Thursday 18th, July, 2024

4:30 AM EAT

BREAKING NEWS

No data was found

Happening Now!

No data was found
411

KWS launches 2024 wildlife census

Tourism Cabinet Secretary Alfred Mutua flags off an aircraft to be used during the KWS wildlife census of 2024, on Wednesday, June 19, 2024.PHOTO/@DrAlfredMutua/X
Tourism Cabinet Secretary Alfred Mutua flags off an aircraft to be used during the KWS wildlife census of 2024, on Wednesday, June 19, 2024.PHOTO/@DrAlfredMutua/X

The Kenya Wildlife Service (KWS) launched the 2024 wildlife census in Maasai Mara on Wednesday, June 19, 2024.

Speaking during the event which brought together the Principal Secretary State Department of Tourism John Ololtuaa, Director General Kenya Wildlife Service Erustus Kanga and his wildlife research and training institute counterpart Patrick Omondi, Tourism Cabinet Secretary Alfred Mutua underscored the importance of the census in preserving Kenya’s rich ecosystem.

“Kenya, with its diverse ecosystems and over 35,000 wild species, is a signatory to international environmental agreements like the CBD, CITES, and CMS. Despite these policies, wildlife populations continue to decline. Hence, the National Wildlife Census 2024 is crucial for our conservation efforts,” Mutua said.

The aerial census will cover an area of 12,540 km², with the Masai Mara National Reserve as the core conservation area.

KWS census benefits

Additionally, the census will cover various regions in the country with an aim to determine the distribution and population of key wildlife species.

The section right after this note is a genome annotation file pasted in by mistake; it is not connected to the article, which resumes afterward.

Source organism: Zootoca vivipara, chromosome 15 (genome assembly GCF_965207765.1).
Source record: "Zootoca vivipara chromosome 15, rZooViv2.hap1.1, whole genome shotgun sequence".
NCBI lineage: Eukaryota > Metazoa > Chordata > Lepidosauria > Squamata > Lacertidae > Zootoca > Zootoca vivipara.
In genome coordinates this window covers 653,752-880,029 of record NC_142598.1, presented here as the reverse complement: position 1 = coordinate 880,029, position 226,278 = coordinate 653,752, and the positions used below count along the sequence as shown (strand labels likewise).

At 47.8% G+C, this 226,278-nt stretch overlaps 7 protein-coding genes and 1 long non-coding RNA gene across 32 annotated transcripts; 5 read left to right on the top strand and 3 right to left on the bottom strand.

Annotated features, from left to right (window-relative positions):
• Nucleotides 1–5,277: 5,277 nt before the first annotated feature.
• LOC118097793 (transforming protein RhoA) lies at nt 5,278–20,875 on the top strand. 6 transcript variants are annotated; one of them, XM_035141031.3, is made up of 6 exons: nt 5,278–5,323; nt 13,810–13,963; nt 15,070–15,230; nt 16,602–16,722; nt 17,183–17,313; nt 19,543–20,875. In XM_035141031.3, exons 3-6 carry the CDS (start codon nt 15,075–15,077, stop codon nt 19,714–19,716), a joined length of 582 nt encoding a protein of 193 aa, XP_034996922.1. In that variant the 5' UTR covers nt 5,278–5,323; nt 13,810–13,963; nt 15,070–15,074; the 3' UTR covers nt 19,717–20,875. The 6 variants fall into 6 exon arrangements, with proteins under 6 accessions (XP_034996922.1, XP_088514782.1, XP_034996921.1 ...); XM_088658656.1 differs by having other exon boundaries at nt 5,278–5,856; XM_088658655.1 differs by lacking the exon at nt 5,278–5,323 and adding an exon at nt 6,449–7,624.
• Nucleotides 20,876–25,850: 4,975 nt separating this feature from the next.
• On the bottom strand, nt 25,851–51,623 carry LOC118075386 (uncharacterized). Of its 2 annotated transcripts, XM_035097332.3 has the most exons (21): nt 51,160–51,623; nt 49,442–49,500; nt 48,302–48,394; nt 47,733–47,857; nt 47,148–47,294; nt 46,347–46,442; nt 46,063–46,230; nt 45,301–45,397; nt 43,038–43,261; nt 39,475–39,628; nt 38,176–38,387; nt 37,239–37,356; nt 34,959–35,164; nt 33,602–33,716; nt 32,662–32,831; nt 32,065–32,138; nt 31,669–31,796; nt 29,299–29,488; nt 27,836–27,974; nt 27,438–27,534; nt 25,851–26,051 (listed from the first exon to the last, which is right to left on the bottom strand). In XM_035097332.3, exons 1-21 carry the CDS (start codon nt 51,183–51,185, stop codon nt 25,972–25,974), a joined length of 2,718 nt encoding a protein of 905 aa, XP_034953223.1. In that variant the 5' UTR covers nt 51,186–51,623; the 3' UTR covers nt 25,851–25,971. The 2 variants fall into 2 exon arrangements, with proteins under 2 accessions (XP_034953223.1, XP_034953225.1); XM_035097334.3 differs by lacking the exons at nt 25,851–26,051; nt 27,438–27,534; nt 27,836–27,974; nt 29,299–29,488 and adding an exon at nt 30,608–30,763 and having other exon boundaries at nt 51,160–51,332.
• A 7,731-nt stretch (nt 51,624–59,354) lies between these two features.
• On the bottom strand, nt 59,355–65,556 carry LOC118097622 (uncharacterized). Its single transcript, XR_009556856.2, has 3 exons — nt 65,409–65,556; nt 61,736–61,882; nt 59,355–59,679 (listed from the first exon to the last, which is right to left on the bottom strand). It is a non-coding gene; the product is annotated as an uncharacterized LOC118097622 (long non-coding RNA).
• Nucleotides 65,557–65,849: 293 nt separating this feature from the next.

“As the wildlife resource provider, the Kenya Wildlife Service (KWS) will support the entire census process in the spirit of collaborative initiatives for the benefit of Kenya’s wildlife heritage,” KWS stated.

The data obtained will be used in the monitoring, identification of threats and formulation of policies to preserve the wildlife in their natural ecosystem.

Also, the data will help market Kenya as a premier wildlife tourism destination, boosting the tourism industry and generating revenue for conservation initiatives.

Tourism CS Alfred Mutua flags off a plane for the exercise of the wildlife census of 2024. PHOTO/@DrAlfredMutua/X

The 2021 census covered 59% of Kenya’s landmass and counted over 30 species of mammals, birds, and marine life, informing conservation and tourism policies.

Narok, a key region for tourism and natural heritage, will benefit from the census data, which will aid in developing county spatial and ecosystem management plans. Accurate wildlife data will guide resource allocation, ensuring critical areas receive necessary attention and funding,” Mutua noted.

Given Maasai Mara’s iconic status on the international stage due to its annual wildebeest migration, touted as one of the Wonders of the World, the data generated during and after this important census will guide local, national, and regional conservation policymakers and park managers.

The census also aims to determine the extent of the effect of climate change on wildlife, provide data for wildlife population trends analysis over time and enable the Kenya Wildlife Service to strategize on effective wildlife management.

The launch was attended by representation from various conservation groups as well as Narko County Governor Patrick Ole Ntutu.

Before you go…how about joining our vibrant Telegram and WhatsApp channels for hotter stories?

Telegram: https://t.me/k24tvdigital 

WhatsApp: https://whatsapp.com/channel/0029VaKQnFUIXnljs50pC32O 

 

 

 

Before you go…how about joining our vibrant Telegram and WhatsApp channels for hotter stories?
Telegram: Telegram Channel
WhatsApp: WhatsApp Channel

Comments

Leave a Reply

Your email address will not be published. Required fields are marked *

Viral Stories

Comments

Leave a Reply

Your email address will not be published. Required fields are marked *

SUBSCRIBE TO OUR NEWSLETTER

Stay informed on the latest news by subscribing to the best categories of your interest.